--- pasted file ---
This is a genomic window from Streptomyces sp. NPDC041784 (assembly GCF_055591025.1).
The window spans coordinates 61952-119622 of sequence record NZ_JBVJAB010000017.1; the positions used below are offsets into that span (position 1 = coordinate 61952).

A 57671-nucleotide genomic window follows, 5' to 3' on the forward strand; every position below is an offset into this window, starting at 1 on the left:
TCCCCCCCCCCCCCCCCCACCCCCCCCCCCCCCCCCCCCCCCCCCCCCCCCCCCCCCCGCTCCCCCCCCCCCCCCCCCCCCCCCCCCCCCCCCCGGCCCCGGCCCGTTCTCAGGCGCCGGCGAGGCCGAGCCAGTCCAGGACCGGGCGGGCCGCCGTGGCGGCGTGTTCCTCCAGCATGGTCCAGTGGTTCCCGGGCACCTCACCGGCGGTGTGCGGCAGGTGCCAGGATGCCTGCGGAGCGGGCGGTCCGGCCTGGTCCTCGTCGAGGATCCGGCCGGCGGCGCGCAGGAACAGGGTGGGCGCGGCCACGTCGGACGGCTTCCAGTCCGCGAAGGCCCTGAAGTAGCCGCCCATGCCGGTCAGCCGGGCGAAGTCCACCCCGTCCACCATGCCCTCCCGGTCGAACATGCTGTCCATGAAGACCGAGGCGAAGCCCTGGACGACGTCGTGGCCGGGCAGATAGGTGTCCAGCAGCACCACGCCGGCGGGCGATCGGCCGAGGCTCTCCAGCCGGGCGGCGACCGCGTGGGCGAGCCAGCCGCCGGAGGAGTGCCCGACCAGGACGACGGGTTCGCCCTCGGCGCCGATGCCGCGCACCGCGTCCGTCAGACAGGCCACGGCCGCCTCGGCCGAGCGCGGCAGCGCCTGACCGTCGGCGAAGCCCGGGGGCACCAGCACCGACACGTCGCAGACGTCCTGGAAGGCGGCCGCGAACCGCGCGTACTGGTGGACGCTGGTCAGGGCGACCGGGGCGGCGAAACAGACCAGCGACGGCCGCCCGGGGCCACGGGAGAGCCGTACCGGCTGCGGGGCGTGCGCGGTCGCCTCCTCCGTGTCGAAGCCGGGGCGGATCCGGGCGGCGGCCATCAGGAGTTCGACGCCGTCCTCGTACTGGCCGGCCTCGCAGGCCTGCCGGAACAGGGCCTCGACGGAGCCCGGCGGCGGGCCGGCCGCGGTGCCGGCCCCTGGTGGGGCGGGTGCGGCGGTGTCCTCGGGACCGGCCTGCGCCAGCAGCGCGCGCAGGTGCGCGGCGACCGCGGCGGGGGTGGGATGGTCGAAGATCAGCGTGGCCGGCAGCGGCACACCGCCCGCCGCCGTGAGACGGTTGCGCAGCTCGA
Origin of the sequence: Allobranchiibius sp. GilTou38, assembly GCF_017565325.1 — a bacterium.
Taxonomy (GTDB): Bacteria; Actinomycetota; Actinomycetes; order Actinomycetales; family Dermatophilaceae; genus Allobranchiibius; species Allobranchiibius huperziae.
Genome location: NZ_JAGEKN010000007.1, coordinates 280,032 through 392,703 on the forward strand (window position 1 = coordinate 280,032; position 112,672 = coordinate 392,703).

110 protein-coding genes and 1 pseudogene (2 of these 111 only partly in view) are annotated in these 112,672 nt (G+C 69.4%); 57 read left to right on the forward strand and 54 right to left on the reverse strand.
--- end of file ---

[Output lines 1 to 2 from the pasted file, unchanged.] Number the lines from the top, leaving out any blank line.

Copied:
This is a genomic window from Streptomyces sp. NPDC041784 (assembly GCF_055591025.1).
The window spans coordinates 61952-119622 of sequence record NZ_JBVJAB010000017.1; the positions used below are offsets into that span (position 1 = coordinate 61952).